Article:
In coastal areas, runoff from rivers and resuspension of sand and silt from the bottom add sediments to surface waters. More sediments can make the waters appear more green, yellow, or brown because sediment particles scatter light energy at all colors.[20] In large amounts, mineral particles like sediment cause the water to turn brownish if there is a massive sediment loading event,[21] appearing bright and opaque (not transparent), much like chocolate milk.

In Lake Boomanjin, Australia, the waters are strongly colored due to tannins from nearby trees.
MODIS satellite image of the Mississippi River sediment plume in the Gulf of Mexico following a series of rainstorms in February 2018 (image from March 4, 2018).

Red oceans[edit]

Red tide off the Scripps Institution of Oceanography Pier, La Jolla, California, United States.

Ocean water can appear red if there is a bloom of a specific kind of phytoplankton causing a discoloration of the sea surface.[22] These events are called "Red tides." However, not all red tides are harmful, and they are only considered harmful algal blooms if the type of plankton involved contains hazardous toxins.[23] The red color comes from the pigments in the specific kinds of phytoplankton causing the bloom. Some examples are Karenia brevis in the Gulf of Mexico,[24] Alexandrium fundyense in the Gulf of Maine,[25] Margalefadinium polykroides and Alexandrium monilatum in the Chesapeake Bay,[26] and Mesodinium rubrum in Long Island Sound.[27]

Ocean color remote sensing[edit]

Ocean color remote sensing is also referred to as ocean color radiometry. Remote sensors on satellites, airplanes, and drones measure the spectrum of light energy coming from the water surface. The sensors used to measure light energy coming from the water are called radiometers (or spectrometers or spectroradiometers). Some radiometers are used in the field at earth’s surface on ships or directly in the water. Other radiometers are designed specifically for airplanes or earth-orbiting satellite missions. Using radiometers, scientists measure the amount of light energy coming from the water at all colors of the electromagnetic spectrum from ultraviolet to near-infrared.[28] From this reflected spectrum of light energy, or the apparent "color," researchers derive other variables to understand the physics and biology of the oceans.

Ocean color measurements can be used to infer important information such as phytoplankton biomass or concentrations of other living and non-living material. The patterns of algal blooms from satellite over time, over large regions up to the scale of the global ocean, has been instrumental in characterizing variability of marine ecosystems. Ocean color data is a key tool for research into how marine ecosystems respond to climate change and anthropogenic perturbations.[29]

One of the biggest challenges for ocean color remote sensing is atmospheric correction, or removing the color signal of the atmospheric haze and clouds to focus on the color signal of the ocean water.[30] The signal from the water itself is less than 10% of the total signal of light leaving Earth’s surface.[31][32]


Scientists including biologist Ellen Weaver helped to develop the first sensors to measure ocean productivity from above, beginning with airplane-mounted sensors.

People have written about the color of the ocean over many centuries, including ancient Greek poet Homer’s famous "wine-dark sea." Scientific measurements of the color of the ocean date back to the invention of the Secchi disk in Italy in the mid-1800s to study the transparency and clarity of the sea.[33][34]

Major accomplishments were made in the 1960s and 1970s leading up to modern ocean color remote sensing campaigns. Nils Gunnar Jerlov’s book Optical Oceanography, published in 1968,[35] was a starting point for many researchers in the next decades. In 1970, George Clarke published the first evidence that chlorophyll concentration could be estimated based on green versus blue light coming from the water, as measured from an airplane over George's Bank.[36] In the 1970s, scientist Howard Gordon and his graduate student George Maul related imagery from the first Landsat mission to ocean color.[37][38] Around the same time, a group of researchers, including John Arvesen, Dr. Ellen Weaver, and explorer Jacques Cousteau, began developing sensors to measure ocean productivity beginning with an airborne sensor.[39][40]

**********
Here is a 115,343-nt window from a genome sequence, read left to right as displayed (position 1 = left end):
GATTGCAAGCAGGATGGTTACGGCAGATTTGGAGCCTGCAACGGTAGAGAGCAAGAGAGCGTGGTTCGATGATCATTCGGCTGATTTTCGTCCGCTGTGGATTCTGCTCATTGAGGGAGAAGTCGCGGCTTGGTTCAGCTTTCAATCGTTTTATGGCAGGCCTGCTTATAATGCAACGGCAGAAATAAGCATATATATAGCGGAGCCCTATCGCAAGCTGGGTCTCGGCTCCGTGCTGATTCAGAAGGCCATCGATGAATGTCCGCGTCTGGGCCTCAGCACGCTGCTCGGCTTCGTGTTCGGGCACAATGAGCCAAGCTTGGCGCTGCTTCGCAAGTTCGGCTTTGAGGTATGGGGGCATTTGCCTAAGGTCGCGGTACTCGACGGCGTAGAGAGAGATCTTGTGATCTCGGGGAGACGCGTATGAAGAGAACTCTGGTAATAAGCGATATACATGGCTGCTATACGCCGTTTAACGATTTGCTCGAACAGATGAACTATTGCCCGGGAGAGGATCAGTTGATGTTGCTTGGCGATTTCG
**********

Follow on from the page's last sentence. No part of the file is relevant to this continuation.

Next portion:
Remote sensing of ocean color from space began in 1978 with the successful launch of NASA's Coastal Zone Color Scanner (CZCS) on the Nimbus-7 satellite. Despite the fact that CZCS was an experimental mission intended to last only one year as a proof of concept, the sensor continued to generate a valuable time-series of data over selected test sites until early 1986. Ten years passed before other sources of ocean color data became available with the launch of other sensors, and in particular the Sea-viewing Wide Field-of-view sensor (SeaWiFS) in 1997 on board the NASA SeaStar satellite.[41] Subsequent sensors have included NASA's Moderate-resolution Imaging Spectroradiometer (MODIS) on board the Aqua and Terra satellites, ESA's MEdium Resolution Imaging Spectrometer (MERIS) onboard its environmental satellite Envisat. Several new ocean-colour sensors have recently been launched, including the Indian Ocean Colour Monitor (OCM-2) on-board ISRO's Oceansat-2 satellite and the Korean Geostationary Ocean Color Imager (GOCI), which is the first ocean colour sensor to be launched on a geostationary satellite, and Visible Infrared Imager Radiometer Suite (VIIRS) aboard NASA's Suomi NPP . More ocean colour sensors are planned over the next decade by various space agencies, including hyperspectral imaging.[42]


Ocean Color Radiometry and its derived products are also seen as fundamental Essential Climate Variables as defined by the Global Climate Observing System.[43] Ocean color datasets provide the only global synoptic perspective of primary production in the oceans, giving insight into the role of the world's oceans in the global carbon cycle. Ocean color data helps researchers map information relevant to society, such as water quality, hazards to human health like harmful algal blooms, bathymetry, and primary production and habitat types affecting commercially-important fisheries.[44]